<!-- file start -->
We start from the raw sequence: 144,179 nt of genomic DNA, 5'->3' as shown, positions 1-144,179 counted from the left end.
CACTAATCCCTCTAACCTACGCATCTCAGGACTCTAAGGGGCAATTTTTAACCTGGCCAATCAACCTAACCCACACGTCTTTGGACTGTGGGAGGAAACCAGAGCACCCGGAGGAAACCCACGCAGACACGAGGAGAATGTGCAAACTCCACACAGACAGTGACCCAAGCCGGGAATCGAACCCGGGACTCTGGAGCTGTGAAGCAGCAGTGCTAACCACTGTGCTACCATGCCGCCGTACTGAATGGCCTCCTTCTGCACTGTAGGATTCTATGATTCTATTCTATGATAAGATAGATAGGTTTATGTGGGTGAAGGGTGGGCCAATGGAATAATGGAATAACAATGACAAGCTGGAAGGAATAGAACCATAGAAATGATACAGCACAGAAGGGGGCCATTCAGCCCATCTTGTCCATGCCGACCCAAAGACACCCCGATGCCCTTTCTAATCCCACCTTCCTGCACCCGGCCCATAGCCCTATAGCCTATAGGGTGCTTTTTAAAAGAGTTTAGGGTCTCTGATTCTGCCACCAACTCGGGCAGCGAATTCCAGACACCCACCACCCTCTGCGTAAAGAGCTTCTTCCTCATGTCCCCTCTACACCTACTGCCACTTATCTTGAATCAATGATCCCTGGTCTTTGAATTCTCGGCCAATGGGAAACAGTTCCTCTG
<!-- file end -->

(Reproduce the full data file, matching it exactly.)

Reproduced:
We start from the raw sequence: 144,179 nt of genomic DNA, 5'->3' as shown, positions 1-144,179 counted from the left end.
CACTAATCCCTCTAACCTACGCATCTCAGGACTCTAAGGGGCAATTTTTAACCTGGCCAATCAACCTAACCCACACGTCTTTGGACTGTGGGAGGAAACCAGAGCACCCGGAGGAAACCCACGCAGACACGAGGAGAATGTGCAAACTCCACACAGACAGTGACCCAAGCCGGGAATCGAACCCGGGACTCTGGAGCTGTGAAGCAGCAGTGCTAACCACTGTGCTACCATGCCGCCGTACTGAATGGCCTCCTTCTGCACTGTAGGATTCTATGATTCTATTCTATGATAAGATAGATAGGTTTATGTGGGTGAAGGGTGGGCCAATGGAATAATGGAATAACAATGACAAGCTGGAAGGAATAGAACCATAGAAATGATACAGCACAGAAGGGGGCCATTCAGCCCATCTTGTCCATGCCGACCCAAAGACACCCCGATGCCCTTTCTAATCCCACCTTCCTGCACCCGGCCCATAGCCCTATAGCCTATAGGGTGCTTTTTAAAAGAGTTTAGGGTCTCTGATTCTGCCACCAACTCGGGCAGCGAATTCCAGACACCCACCACCCTCTGCGTAAAGAGCTTCTTCCTCATGTCCCCTCTACACCTACTGCCACTTATCTTGAATCAATGATCCCTGGTCTTTGAATTCTCGGCCAATGGGAAACAGTTCCTCTG